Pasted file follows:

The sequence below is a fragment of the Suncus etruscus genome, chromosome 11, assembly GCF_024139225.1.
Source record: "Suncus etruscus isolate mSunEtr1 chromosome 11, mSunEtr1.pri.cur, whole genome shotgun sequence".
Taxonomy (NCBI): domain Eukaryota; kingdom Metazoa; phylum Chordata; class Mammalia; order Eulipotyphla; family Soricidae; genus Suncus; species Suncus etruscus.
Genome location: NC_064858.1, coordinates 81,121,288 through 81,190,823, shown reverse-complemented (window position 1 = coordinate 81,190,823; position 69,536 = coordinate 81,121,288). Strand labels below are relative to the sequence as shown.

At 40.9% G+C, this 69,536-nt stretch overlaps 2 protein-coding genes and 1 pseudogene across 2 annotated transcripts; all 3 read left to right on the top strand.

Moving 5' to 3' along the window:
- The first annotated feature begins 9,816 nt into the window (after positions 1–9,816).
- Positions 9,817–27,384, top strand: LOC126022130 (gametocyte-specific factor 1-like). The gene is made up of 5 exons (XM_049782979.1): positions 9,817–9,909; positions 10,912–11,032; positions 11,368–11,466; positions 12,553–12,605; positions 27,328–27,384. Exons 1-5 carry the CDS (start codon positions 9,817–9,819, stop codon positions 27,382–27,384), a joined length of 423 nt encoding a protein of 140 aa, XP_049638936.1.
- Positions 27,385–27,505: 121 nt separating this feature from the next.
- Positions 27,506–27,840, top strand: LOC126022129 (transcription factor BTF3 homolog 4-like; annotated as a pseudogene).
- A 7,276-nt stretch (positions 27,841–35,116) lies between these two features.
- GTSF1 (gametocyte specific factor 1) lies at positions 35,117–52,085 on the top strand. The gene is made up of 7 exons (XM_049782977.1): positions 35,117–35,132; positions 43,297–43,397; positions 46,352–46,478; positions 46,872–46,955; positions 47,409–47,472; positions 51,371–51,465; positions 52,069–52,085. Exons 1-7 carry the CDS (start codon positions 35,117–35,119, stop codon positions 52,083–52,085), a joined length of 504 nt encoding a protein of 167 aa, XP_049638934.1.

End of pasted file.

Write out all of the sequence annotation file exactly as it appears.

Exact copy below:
The sequence below is a fragment of the Suncus etruscus genome, chromosome 11, assembly GCF_024139225.1.
Source record: "Suncus etruscus isolate mSunEtr1 chromosome 11, mSunEtr1.pri.cur, whole genome shotgun sequence".
Taxonomy (NCBI): domain Eukaryota; kingdom Metazoa; phylum Chordata; class Mammalia; order Eulipotyphla; family Soricidae; genus Suncus; species Suncus etruscus.
Genome location: NC_064858.1, coordinates 81,121,288 through 81,190,823, shown reverse-complemented (window position 1 = coordinate 81,190,823; position 69,536 = coordinate 81,121,288). Strand labels below are relative to the sequence as shown.

At 40.9% G+C, this 69,536-nt stretch overlaps 2 protein-coding genes and 1 pseudogene across 2 annotated transcripts; all 3 read left to right on the top strand.

Moving 5' to 3' along the window:
- The first annotated feature begins 9,816 nt into the window (after positions 1–9,816).
- Positions 9,817–27,384, top strand: LOC126022130 (gametocyte-specific factor 1-like). The gene is made up of 5 exons (XM_049782979.1): positions 9,817–9,909; positions 10,912–11,032; positions 11,368–11,466; positions 12,553–12,605; positions 27,328–27,384. Exons 1-5 carry the CDS (start codon positions 9,817–9,819, stop codon positions 27,382–27,384), a joined length of 423 nt encoding a protein of 140 aa, XP_049638936.1.
- Positions 27,385–27,505: 121 nt separating this feature from the next.
- Positions 27,506–27,840, top strand: LOC126022129 (transcription factor BTF3 homolog 4-like; annotated as a pseudogene).
- A 7,276-nt stretch (positions 27,841–35,116) lies between these two features.
- GTSF1 (gametocyte specific factor 1) lies at positions 35,117–52,085 on the top strand. The gene is made up of 7 exons (XM_049782977.1): positions 35,117–35,132; positions 43,297–43,397; positions 46,352–46,478; positions 46,872–46,955; positions 47,409–47,472; positions 51,371–51,465; positions 52,069–52,085. Exons 1-7 carry the CDS (start codon positions 35,117–35,119, stop codon positions 52,083–52,085), a joined length of 504 nt encoding a protein of 167 aa, XP_049638934.1.